Do you doodle? I do.
I am not sure when it began for me. Maybe the first time I held a crayon, or when I was so bored in Mrs.Gardener’s class…. Or maybe it’s because I am a frustrated artist and doodling seemed like such an easy free-flowing form of expression. Could it be that doodling comes from an ancient and archetypal calling? Maybe its just all about foolishness and fun! (I did google “doodling” and found a wealth of information.– all of the above being true possibilities!)
Most of my doodles start with a simple dot. It doesn’t take long before the pencil turns the dot into wavy lines, circular and spiral shapes, which then form ever increasing, elaborate, swirling patterns! I am always surprised by the results.
Then one day, I noticed that these unfocused, unconscious scribbles of organic shapes left the paper and began showing up in my world. My Grandmother Lucy would take me for long walks in the meadows and woods near her home. It seemed like all sorts of circles and spirals and wavy lines appeared everywhere in nature —the unfolding tips of ferns, the round symmetry of a field daisy, the ripples in a pond, the little whirlpools of leafy debris at my feet, and overhead. the swallows swirling and swooping in formation.
Later in college, as an Art History major, these same shapes appeared in decorative art forms as far back as 5000 BCE. Slide after slide showed spirals and circle designs in Celtic art, imprinted on ancient Cretan coins, woven into primitive peoples’ baskets, painted on pottery or chiseled into stones at sacred places
Then in 1999, I went alone to Chartres, France as part of a sabbatical leave from the church I was serving. Feeling lost and lonely, I entered the Chartres Cathedral to pray. I couldn’t believe my eyes for there on the floor of the nave was the most unusual circular, spiral shaped pattern I had ever seen. It had an entrance to a very convoluted path made out of inlaid stones that wound around and around until it came to a large round center with petals like a flower. It was truly beautiful and I had to smile in recognition; for it was the most magnificent doodle imaginable!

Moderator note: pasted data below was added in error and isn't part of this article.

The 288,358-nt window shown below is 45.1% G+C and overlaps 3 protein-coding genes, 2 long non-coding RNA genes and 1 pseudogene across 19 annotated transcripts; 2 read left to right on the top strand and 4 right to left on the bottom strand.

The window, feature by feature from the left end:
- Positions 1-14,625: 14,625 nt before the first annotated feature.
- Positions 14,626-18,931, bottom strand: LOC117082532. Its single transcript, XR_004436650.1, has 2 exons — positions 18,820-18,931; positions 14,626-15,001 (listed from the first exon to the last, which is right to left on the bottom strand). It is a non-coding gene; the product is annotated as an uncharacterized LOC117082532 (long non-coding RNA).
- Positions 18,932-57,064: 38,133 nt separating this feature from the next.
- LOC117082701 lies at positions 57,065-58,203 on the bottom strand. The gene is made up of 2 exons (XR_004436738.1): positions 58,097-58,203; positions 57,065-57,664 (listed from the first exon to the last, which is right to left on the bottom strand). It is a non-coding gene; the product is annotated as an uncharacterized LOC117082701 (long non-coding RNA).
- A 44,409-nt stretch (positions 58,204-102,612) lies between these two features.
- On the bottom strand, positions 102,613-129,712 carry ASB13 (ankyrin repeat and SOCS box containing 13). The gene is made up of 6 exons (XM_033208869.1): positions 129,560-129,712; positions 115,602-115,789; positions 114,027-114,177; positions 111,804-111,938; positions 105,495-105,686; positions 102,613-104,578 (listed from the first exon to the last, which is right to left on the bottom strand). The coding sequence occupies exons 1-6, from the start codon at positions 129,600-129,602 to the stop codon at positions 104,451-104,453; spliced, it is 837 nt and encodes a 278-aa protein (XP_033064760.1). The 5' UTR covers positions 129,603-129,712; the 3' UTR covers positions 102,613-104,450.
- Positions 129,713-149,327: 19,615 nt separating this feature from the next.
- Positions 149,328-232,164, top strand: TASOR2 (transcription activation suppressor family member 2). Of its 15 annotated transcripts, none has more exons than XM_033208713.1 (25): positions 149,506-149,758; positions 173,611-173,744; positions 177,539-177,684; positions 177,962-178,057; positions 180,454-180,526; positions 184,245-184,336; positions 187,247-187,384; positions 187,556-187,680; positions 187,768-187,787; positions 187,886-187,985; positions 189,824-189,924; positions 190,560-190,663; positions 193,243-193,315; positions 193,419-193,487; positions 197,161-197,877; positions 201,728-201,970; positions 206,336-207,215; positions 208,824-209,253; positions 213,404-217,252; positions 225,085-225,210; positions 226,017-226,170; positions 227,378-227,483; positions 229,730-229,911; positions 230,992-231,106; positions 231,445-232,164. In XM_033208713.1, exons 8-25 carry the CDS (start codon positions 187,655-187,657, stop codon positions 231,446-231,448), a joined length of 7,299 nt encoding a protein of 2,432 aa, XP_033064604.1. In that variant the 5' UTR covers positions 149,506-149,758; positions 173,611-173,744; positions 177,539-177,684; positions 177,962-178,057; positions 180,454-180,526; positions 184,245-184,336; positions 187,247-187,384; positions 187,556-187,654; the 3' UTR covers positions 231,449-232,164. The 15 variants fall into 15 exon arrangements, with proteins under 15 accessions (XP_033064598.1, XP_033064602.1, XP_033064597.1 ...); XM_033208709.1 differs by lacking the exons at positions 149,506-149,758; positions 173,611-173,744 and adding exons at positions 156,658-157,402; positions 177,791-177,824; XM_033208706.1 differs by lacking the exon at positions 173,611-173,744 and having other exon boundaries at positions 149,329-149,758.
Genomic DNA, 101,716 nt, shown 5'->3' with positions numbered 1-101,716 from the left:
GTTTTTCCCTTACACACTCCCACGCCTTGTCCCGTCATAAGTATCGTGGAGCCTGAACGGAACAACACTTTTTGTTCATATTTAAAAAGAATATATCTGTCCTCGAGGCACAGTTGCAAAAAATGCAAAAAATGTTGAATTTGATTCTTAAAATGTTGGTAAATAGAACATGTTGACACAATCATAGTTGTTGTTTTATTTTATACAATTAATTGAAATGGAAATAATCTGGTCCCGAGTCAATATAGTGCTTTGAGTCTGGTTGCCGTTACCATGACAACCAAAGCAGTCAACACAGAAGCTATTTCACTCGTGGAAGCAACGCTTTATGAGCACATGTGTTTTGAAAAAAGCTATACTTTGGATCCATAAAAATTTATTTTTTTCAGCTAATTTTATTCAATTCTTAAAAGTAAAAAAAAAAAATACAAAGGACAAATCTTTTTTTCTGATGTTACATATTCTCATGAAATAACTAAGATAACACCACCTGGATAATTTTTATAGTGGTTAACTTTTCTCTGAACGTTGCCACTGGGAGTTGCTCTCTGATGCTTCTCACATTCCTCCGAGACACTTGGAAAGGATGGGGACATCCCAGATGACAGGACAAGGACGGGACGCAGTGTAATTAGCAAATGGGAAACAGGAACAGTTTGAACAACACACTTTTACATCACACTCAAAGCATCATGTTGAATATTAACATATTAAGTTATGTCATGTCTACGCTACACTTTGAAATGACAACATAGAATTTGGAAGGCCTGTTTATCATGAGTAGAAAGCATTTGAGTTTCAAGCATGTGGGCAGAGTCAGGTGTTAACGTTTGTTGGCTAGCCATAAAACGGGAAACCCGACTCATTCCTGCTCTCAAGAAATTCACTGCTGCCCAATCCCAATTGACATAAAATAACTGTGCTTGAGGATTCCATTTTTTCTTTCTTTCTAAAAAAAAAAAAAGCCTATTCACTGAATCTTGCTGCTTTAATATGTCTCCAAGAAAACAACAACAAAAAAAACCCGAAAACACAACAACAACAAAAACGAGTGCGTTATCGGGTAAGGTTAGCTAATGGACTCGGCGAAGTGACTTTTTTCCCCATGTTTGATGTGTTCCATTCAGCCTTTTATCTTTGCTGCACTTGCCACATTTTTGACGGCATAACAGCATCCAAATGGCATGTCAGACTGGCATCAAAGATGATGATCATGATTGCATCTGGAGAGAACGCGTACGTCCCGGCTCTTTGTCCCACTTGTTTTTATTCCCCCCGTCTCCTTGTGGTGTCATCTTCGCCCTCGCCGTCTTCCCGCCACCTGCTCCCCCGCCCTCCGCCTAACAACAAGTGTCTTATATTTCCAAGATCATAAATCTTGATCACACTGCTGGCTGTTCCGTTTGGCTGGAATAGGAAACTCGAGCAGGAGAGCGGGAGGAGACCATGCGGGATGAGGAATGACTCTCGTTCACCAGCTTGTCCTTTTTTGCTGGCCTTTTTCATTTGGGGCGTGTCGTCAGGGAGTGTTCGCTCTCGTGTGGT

People were walking it; some slowly, some quickly, some with shawls, some with scarves, some with heads bowed and others with outstretched arms. I felt drawn to step onto the path and walk. Slowly and steadily I turned the corners and circled my way around 11 times before I reached the center. Images of ancient peoples seemed to be accompanying me, praying for me, protecting my journey. My grandmother Lucy was holding my hand, guiding me, encouraging my steps. I no longer felt lost and all alone, in fact I felt strangely found. As I walked out the same way I had walked in, I said to a stranger who was about to enter, “Excuse me, sir, but what exactly is this that I have just walked?” And he smiled and said “Ah Madame, C’est une Labyrinthe! (it is a labyrinth!
To be continued…
And I would love to know: Do you doodle? What kinds of doodles do you do?